Game Commission Spraying Plans
In a dedicated endeavor to safeguard wildlife habitats, the Pennsylvania Game Commission has unveiled plans to conduct extensive spraying. This spraying will cover nearly 110,000 acres of state game lands during the upcoming spring season.
The spraying operation will encompass 43 distinct state game lands, amounting to a substantial 109,180 acres in total. The commencement of spraying is expected to coincide with the emergence of foliage and the hatching of spongy moth egg masses, typically occurring in late Spring.
Paul Weiss, the Chief Forester of the Game Commission, emphasized the possibility of encountering aircraft conducting forest spraying activities for spongy moths. This might occur while hunters are engaging in spring gobbler seasons or enjoying state game lands. Acknowledging the potential temporary inconvenience to hunters, Weiss emphasized the vital importance of protecting these invaluable habitats from the destructive invasion of pests. Weiss wants to ensure a legacy for generations of hunters to pursue gobblers in these lands.
Reason Behind the Initiative
Spongy moths, previously referred to as gypsy moths, underwent a name change by the Entomological Society of America last year. More information regarding spongy moths and the Game Commission’s spraying program can be found on the Game Commission’s website. There you will find an interactive map with recent updates on areas and dates where spraying will be taking place.
Typically, the majority of forested areas to be sprayed can be treated within a single day, often requiring only a few hours to complete.
The chosen insecticide for this operation is Mimic 2LV, containing tebufenozide as its active ingredient. Tebufenozide is generally regarded as safe for humans, with significant adverse effects occurring only in cases of repeated, long-term exposure to high concentrations of the product. As with any chemical, contact with the eyes or skin may cause irritation, and it is advised to wash the affected area if irritation arises.
The targeted forests, slated for treatment in the coming weeks, harbor increasing populations of spongy moths. Left untreated, these moths could cause severe defoliation during the summer months.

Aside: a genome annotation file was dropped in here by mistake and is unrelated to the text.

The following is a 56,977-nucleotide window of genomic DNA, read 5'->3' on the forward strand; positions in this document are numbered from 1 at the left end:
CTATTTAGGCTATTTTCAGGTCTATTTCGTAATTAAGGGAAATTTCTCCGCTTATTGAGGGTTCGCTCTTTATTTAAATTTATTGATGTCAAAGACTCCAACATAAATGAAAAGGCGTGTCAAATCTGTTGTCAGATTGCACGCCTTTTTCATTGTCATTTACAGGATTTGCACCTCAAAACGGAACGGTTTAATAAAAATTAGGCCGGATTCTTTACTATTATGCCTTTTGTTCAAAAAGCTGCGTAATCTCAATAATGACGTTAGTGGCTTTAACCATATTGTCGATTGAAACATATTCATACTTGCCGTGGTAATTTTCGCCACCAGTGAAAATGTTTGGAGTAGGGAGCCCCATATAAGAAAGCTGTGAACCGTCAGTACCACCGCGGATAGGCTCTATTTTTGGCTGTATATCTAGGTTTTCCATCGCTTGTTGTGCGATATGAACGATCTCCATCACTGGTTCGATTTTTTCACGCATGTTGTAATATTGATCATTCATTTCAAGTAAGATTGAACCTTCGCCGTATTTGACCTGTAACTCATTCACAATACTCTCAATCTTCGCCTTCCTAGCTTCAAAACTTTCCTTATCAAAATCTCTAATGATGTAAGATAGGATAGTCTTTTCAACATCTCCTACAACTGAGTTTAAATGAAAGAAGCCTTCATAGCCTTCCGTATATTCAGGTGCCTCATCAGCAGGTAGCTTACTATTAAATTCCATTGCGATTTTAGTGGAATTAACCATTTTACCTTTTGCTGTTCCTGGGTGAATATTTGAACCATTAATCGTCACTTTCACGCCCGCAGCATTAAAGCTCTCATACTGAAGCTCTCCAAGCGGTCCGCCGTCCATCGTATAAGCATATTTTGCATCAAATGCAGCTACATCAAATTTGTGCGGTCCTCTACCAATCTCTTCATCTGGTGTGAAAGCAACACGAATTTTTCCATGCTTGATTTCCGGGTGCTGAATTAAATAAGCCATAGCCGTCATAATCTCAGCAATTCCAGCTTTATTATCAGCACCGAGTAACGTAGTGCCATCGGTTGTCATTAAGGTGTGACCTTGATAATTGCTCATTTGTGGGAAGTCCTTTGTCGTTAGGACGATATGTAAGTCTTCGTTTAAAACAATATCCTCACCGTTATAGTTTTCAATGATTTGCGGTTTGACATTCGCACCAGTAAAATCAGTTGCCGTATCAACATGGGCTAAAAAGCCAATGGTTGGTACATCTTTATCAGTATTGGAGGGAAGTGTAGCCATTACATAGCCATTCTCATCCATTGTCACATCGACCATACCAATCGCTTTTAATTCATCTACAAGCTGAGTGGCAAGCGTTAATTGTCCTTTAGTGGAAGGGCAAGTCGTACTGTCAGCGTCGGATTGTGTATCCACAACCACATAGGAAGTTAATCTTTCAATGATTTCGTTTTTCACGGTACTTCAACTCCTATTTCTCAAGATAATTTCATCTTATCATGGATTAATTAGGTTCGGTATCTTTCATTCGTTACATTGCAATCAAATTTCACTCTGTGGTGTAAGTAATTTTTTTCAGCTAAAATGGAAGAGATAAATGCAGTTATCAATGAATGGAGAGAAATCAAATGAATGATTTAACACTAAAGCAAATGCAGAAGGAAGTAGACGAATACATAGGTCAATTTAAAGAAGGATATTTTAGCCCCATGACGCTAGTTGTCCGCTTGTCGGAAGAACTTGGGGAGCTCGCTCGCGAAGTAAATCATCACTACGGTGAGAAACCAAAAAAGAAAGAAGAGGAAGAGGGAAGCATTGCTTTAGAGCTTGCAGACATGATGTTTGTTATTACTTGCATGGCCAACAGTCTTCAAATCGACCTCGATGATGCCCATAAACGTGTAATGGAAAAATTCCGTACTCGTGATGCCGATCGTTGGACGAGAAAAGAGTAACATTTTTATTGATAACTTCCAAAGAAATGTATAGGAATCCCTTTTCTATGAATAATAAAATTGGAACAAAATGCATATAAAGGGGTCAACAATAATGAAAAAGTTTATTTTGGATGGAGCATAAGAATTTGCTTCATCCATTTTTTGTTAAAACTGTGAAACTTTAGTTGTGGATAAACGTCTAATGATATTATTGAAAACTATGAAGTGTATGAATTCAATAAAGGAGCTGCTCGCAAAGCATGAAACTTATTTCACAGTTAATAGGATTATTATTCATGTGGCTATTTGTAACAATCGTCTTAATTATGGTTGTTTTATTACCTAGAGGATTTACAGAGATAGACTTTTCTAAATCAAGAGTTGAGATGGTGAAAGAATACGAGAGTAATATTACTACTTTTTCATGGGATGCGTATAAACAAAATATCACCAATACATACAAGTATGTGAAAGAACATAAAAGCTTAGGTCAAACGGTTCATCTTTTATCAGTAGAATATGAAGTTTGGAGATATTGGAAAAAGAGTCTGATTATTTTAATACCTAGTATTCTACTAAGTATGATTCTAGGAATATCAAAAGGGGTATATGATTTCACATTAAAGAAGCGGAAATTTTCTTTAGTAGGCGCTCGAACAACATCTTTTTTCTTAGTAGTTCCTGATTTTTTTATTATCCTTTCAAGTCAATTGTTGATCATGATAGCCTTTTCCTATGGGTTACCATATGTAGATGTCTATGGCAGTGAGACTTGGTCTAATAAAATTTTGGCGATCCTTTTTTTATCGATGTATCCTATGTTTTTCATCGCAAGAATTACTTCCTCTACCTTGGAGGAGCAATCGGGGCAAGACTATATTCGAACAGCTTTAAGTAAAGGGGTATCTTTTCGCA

The spraying program for this year is distributed across various regions as follows: South-central (1,323 acres), North-central (94,788 acres), Southeast (3,107 acres), Southwest (226 acres), and Northeast (9,736 acres). The Northwest Region, having undergone spraying last year, currently exhibits a declining spongy moth population. This means the additional spraying is unnecessary in that area.
Likewise, Weiss emphasized that past spongy moth impacts have unfortunately resulted in a transition away from mixed-oak stands, which produce abundant mast. This resulted in the stands being dominated by birch and maple, which are less favorable for wildlife.
“Oaks, being the primary target of spongy moths, provide the best and most reliable wildlife food,” chief forester Weiss Paul stated. “Regrettably, we have witnessed the replacement of oak stands lost due to spongy moth defoliation with birch and maple in certain regions. The scarcity of acorns across such a vast area can have severely detrimental effects on wildlife populations, ranging from chipmunks and squirrels to deer and bears. Even if the oak trees manage to endure the damage caused by defoliation, the reduction in acorn production can persist for years. To safeguard wildlife resources in both the short and long term, the Game Commission has taken a proactive stance in combating this problem.”
New Spray Contract
Having previously collaborated with the state Department of Conservation and Natural Resources for multiple spray initiatives since 2008, the Game Commission executed its inaugural spray contract in 2022. At that time, it marked the largest-ever spraying effort on game lands, covering approximately 63,000 acres. Similar to this year’s plans, the majority of acres treated were situated in the Northcentral Region.
“We firmly believe in the importance of continually protecting habitats in these areas,” Weiss affirmed. These key wildlife habitats need to be protected by these regulations. Even with the minor inconvenience to some hunters, the benefits far outweigh the consequences.